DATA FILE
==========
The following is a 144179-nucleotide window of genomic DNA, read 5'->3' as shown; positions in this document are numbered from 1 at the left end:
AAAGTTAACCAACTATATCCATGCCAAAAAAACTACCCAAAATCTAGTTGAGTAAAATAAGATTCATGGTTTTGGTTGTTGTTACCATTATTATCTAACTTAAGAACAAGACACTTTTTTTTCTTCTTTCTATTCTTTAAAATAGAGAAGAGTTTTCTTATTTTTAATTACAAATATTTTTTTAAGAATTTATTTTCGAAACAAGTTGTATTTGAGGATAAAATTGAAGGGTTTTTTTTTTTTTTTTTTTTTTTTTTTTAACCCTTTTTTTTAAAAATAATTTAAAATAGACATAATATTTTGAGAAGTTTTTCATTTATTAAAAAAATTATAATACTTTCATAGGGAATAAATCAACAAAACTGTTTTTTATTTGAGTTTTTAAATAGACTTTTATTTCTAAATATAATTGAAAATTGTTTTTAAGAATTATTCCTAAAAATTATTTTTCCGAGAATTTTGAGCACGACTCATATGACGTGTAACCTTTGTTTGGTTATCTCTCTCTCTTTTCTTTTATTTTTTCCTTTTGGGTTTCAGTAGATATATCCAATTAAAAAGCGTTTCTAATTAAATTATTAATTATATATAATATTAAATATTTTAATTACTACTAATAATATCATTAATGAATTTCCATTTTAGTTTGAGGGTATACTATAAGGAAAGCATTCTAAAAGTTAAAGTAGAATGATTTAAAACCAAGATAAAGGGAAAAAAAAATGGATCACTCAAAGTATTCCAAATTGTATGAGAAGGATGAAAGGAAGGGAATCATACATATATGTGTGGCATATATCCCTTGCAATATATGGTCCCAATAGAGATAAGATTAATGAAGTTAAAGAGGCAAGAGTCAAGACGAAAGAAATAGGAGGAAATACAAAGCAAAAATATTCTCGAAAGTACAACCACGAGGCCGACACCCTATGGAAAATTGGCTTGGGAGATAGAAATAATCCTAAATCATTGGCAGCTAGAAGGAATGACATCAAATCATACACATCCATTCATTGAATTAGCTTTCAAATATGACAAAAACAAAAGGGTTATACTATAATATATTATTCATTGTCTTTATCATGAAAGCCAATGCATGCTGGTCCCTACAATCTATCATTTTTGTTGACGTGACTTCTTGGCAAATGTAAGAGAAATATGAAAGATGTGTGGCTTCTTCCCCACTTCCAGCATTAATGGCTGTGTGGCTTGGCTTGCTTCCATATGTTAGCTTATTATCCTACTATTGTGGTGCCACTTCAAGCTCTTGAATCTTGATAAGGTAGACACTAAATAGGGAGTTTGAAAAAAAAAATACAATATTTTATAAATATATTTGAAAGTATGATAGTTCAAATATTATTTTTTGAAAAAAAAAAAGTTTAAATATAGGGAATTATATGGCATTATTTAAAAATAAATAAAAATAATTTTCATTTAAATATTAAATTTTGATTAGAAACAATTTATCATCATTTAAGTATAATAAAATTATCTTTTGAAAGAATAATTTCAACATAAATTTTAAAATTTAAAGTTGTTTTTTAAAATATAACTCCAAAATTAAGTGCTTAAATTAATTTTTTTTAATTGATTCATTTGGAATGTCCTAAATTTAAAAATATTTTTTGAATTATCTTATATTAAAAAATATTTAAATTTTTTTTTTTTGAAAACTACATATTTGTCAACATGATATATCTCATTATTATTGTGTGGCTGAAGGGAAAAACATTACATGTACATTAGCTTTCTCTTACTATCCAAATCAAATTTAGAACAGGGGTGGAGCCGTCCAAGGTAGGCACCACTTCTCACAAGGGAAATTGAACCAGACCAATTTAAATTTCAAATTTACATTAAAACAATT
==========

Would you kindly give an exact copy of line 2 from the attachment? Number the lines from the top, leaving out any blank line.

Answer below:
AAAGTTAACCAACTATATCCATGCCAAAAAAACTACCCAAAATCTAGTTGAGTAAAATAAGATTCATGGTTTTGGTTGTTGTTACCATTATTATCTAACTTAAGAACAAGACACTTTTTTTTCTTCTTTCTATTCTTTAAAATAGAGAAGAGTTTTCTTATTTTTAATTACAAATATTTTTTTAAGAATTTATTTTCGAAACAAGTTGTATTTGAGGATAAAATTGAAGGGTTTTTTTTTTTTTTTTTTTTTTTTTTTTAACCCTTTTTTTTAAAAATAATTTAAAATAGACATAATATTTTGAGAAGTTTTTCATTTATTAAAAAAATTATAATACTTTCATAGGGAATAAATCAACAAAACTGTTTTTTATTTGAGTTTTTAAATAGACTTTTATTTCTAAATATAATTGAAAATTGTTTTTAAGAATTATTCCTAAAAATTATTTTTCCGAGAATTTTGAGCACGACTCATATGACGTGTAACCTTTGTTTGGTTATCTCTCTCTCTTTTCTTTTATTTTTTCCTTTTGGGTTTCAGTAGATATATCCAATTAAAAAGCGTTTCTAATTAAATTATTAATTATATATAATATTAAATATTTTAATTACTACTAATAATATCATTAATGAATTTCCATTTTAGTTTGAGGGTATACTATAAGGAAAGCATTCTAAAAGTTAAAGTAGAATGATTTAAAACCAAGATAAAGGGAAAAAAAAATGGATCACTCAAAGTATTCCAAATTGTATGAGAAGGATGAAAGGAAGGGAATCATACATATATGTGTGGCATATATCCCTTGCAATATATGGTCCCAATAGAGATAAGATTAATGAAGTTAAAGAGGCAAGAGTCAAGACGAAAGAAATAGGAGGAAATACAAAGCAAAAATATTCTCGAAAGTACAACCACGAGGCCGACACCCTATGGAAAATTGGCTTGGGAGATAGAAATAATCCTAAATCATTGGCAGCTAGAAGGAATGACATCAAATCATACACATCCATTCATTGAATTAGCTTTCAAATATGACAAAAACAAAAGGGTTATACTATAATATATTATTCATTGTCTTTATCATGAAAGCCAATGCATGCTGGTCCCTACAATCTATCATTTTTGTTGACGTGACTTCTTGGCAAATGTAAGAGAAATATGAAAGATGTGTGGCTTCTTCCCCACTTCCAGCATTAATGGCTGTGTGGCTTGGCTTGCTTCCATATGTTAGCTTATTATCCTACTATTGTGGTGCCACTTCAAGCTCTTGAATCTTGATAAGGTAGACACTAAATAGGGAGTTTGAAAAAAAAAATACAATATTTTATAAATATATTTGAAAGTATGATAGTTCAAATATTATTTTTTGAAAAAAAAAAAGTTTAAATATAGGGAATTATATGGCATTATTTAAAAATAAATAAAAATAATTTTCATTTAAATATTAAATTTTGATTAGAAACAATTTATCATCATTTAAGTATAATAAAATTATCTTTTGAAAGAATAATTTCAACATAAATTTTAAAATTTAAAGTTGTTTTTTAAAATATAACTCCAAAATTAAGTGCTTAAATTAATTTTTTTTAATTGATTCATTTGGAATGTCCTAAATTTAAAAATATTTTTTGAATTATCTTATATTAAAAAATATTTAAATTTTTTTTTTTTGAAAACTACATATTTGTCAACATGATATATCTCATTATTATTGTGTGGCTGAAGGGAAAAACATTACATGTACATTAGCTTTCTCTTACTATCCAAATCAAATTTAGAACAGGGGTGGAGCCGTCCAAGGTAGGCACCACTTCTCACAAGGGAAATTGAACCAGACCAATTTAAATTTCAAATTTACATTAAAACAATT